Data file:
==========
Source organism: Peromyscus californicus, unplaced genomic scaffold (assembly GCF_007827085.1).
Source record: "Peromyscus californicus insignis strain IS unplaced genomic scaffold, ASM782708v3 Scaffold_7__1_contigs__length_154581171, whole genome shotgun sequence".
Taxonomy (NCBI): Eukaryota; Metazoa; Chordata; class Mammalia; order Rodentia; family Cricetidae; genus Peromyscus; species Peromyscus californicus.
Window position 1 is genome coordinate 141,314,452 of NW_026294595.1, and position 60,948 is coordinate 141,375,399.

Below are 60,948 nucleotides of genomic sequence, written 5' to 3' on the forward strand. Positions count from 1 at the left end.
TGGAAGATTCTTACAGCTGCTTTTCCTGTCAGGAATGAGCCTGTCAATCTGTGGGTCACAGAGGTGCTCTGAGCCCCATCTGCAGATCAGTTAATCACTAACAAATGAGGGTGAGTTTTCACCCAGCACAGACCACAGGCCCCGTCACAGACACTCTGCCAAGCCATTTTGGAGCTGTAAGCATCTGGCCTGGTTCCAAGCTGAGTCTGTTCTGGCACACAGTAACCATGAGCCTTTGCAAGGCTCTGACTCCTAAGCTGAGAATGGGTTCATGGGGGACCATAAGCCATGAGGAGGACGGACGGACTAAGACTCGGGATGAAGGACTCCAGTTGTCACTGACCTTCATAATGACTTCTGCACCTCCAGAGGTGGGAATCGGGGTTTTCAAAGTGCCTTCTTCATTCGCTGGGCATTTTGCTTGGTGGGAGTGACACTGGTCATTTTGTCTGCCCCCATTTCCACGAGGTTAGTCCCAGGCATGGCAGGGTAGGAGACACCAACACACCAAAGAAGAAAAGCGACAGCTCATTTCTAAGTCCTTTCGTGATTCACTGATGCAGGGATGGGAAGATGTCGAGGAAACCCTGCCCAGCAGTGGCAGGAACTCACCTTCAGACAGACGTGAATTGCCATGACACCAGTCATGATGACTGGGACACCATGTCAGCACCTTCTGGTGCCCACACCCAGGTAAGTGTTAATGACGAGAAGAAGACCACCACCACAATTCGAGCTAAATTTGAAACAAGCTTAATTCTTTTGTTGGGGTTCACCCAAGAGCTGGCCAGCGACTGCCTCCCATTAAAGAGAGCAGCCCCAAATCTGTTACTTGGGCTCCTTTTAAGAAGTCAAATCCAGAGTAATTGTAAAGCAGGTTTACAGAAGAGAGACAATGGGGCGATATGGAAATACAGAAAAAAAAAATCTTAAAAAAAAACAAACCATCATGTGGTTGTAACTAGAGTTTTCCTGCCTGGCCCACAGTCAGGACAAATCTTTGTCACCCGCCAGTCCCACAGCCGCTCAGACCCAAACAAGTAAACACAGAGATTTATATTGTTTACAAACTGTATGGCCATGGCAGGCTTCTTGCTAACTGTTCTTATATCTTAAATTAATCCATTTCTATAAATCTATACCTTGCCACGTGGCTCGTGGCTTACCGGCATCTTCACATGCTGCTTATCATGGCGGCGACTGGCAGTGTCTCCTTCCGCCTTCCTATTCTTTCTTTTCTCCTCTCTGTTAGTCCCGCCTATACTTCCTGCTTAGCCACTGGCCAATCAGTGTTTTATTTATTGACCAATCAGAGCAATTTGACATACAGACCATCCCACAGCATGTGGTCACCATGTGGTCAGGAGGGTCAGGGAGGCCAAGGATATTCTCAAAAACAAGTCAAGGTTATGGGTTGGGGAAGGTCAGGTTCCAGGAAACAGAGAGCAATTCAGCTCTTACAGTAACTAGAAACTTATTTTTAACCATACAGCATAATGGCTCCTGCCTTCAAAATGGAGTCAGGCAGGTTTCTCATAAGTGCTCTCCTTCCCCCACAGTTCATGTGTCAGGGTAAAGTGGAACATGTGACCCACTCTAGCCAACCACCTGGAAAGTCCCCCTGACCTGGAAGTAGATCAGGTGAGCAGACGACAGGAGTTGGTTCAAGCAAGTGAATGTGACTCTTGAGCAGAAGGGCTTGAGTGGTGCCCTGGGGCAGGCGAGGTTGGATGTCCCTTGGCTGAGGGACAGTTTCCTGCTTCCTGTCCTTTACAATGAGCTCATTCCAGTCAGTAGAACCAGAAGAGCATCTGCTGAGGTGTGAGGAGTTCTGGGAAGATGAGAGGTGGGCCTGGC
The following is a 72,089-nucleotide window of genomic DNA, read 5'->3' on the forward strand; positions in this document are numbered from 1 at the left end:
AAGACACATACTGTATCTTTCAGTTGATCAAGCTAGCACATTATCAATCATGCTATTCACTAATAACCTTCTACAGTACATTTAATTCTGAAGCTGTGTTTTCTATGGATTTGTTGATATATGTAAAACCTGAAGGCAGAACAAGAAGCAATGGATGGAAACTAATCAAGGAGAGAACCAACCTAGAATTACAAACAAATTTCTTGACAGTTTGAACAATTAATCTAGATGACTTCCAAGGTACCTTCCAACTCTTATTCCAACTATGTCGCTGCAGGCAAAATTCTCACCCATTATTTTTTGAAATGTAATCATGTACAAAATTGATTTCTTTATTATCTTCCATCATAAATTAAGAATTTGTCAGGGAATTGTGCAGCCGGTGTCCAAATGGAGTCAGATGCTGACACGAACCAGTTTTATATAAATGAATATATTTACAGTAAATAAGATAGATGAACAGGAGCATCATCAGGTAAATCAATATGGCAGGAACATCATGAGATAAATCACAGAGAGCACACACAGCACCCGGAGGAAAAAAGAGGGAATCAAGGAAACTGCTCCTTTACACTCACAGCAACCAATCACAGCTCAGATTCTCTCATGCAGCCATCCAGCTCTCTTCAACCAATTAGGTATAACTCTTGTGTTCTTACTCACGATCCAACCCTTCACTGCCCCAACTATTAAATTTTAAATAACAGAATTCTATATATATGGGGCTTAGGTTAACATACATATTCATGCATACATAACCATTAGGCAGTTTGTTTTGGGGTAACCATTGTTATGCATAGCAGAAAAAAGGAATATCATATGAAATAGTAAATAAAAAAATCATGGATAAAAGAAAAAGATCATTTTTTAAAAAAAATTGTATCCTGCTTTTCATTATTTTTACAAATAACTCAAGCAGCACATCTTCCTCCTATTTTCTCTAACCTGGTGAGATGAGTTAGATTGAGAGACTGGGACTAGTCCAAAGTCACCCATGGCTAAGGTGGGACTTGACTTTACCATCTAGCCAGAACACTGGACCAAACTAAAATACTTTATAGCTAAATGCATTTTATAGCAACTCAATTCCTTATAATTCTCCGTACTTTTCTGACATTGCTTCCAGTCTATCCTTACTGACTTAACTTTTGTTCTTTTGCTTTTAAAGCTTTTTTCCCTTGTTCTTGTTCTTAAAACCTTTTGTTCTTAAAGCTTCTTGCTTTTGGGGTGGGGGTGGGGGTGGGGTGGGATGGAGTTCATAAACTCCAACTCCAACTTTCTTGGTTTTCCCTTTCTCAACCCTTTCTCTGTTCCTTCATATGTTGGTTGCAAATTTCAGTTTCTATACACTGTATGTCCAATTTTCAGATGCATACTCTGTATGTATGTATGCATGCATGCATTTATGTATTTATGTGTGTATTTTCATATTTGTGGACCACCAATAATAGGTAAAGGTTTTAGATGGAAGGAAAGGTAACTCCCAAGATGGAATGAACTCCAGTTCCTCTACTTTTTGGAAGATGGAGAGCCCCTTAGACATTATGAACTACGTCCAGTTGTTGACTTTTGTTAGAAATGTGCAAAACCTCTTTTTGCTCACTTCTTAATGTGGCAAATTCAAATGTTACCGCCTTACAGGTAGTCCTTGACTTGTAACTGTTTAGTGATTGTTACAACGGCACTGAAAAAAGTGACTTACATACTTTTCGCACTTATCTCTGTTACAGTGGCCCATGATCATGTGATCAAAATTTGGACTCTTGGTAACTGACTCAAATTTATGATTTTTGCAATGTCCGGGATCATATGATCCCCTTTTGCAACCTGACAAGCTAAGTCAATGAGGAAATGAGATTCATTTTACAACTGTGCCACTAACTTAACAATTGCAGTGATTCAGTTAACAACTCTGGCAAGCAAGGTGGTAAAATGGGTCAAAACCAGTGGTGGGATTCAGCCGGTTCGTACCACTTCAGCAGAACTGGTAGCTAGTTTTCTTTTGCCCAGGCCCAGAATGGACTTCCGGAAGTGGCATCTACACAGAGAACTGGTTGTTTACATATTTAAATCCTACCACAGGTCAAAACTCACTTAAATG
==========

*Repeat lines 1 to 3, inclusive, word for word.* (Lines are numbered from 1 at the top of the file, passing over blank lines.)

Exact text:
Source organism: Peromyscus californicus, unplaced genomic scaffold (assembly GCF_007827085.1).
Source record: "Peromyscus californicus insignis strain IS unplaced genomic scaffold, ASM782708v3 Scaffold_7__1_contigs__length_154581171, whole genome shotgun sequence".
Taxonomy (NCBI): Eukaryota; Metazoa; Chordata; class Mammalia; order Rodentia; family Cricetidae; genus Peromyscus; species Peromyscus californicus.